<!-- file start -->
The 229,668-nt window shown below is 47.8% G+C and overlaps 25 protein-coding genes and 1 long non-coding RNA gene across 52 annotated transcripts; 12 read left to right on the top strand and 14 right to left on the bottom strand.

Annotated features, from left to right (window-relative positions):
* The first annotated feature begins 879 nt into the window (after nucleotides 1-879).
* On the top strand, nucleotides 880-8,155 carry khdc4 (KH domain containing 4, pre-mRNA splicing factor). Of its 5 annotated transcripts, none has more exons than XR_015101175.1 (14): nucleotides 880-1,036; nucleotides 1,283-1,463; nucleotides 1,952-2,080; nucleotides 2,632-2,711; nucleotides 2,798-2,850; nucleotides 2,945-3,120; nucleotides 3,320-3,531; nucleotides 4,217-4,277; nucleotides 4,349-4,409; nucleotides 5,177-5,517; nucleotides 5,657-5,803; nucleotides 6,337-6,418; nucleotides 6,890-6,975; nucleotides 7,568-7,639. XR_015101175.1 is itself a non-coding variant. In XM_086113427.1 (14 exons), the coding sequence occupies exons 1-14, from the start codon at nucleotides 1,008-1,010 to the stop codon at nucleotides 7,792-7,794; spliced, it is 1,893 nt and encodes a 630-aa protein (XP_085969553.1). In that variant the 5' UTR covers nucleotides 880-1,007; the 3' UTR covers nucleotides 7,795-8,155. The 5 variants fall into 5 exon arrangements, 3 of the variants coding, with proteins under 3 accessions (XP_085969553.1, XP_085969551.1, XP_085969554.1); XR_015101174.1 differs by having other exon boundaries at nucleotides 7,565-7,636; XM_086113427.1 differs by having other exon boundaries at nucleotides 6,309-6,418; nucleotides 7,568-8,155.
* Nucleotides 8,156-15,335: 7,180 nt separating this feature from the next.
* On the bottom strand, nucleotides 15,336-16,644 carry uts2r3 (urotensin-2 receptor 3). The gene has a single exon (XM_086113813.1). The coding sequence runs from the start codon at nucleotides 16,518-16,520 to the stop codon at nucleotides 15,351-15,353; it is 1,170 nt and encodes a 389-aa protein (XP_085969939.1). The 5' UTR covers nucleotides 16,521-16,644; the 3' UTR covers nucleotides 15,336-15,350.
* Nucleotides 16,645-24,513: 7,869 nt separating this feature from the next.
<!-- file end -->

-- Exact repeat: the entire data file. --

The 229,668-nt window shown below is 47.8% G+C and overlaps 25 protein-coding genes and 1 long non-coding RNA gene across 52 annotated transcripts; 12 read left to right on the top strand and 14 right to left on the bottom strand.

Annotated features, from left to right (window-relative positions):
* The first annotated feature begins 879 nt into the window (after nucleotides 1-879).
* On the top strand, nucleotides 880-8,155 carry khdc4 (KH domain containing 4, pre-mRNA splicing factor). Of its 5 annotated transcripts, none has more exons than XR_015101175.1 (14): nucleotides 880-1,036; nucleotides 1,283-1,463; nucleotides 1,952-2,080; nucleotides 2,632-2,711; nucleotides 2,798-2,850; nucleotides 2,945-3,120; nucleotides 3,320-3,531; nucleotides 4,217-4,277; nucleotides 4,349-4,409; nucleotides 5,177-5,517; nucleotides 5,657-5,803; nucleotides 6,337-6,418; nucleotides 6,890-6,975; nucleotides 7,568-7,639. XR_015101175.1 is itself a non-coding variant. In XM_086113427.1 (14 exons), the coding sequence occupies exons 1-14, from the start codon at nucleotides 1,008-1,010 to the stop codon at nucleotides 7,792-7,794; spliced, it is 1,893 nt and encodes a 630-aa protein (XP_085969553.1). In that variant the 5' UTR covers nucleotides 880-1,007; the 3' UTR covers nucleotides 7,795-8,155. The 5 variants fall into 5 exon arrangements, 3 of the variants coding, with proteins under 3 accessions (XP_085969553.1, XP_085969551.1, XP_085969554.1); XR_015101174.1 differs by having other exon boundaries at nucleotides 7,565-7,636; XM_086113427.1 differs by having other exon boundaries at nucleotides 6,309-6,418; nucleotides 7,568-8,155.
* Nucleotides 8,156-15,335: 7,180 nt separating this feature from the next.
* On the bottom strand, nucleotides 15,336-16,644 carry uts2r3 (urotensin-2 receptor 3). The gene has a single exon (XM_086113813.1). The coding sequence runs from the start codon at nucleotides 16,518-16,520 to the stop codon at nucleotides 15,351-15,353; it is 1,170 nt and encodes a 389-aa protein (XP_085969939.1). The 5' UTR covers nucleotides 16,521-16,644; the 3' UTR covers nucleotides 15,336-15,350.
* Nucleotides 16,645-24,513: 7,869 nt separating this feature from the next.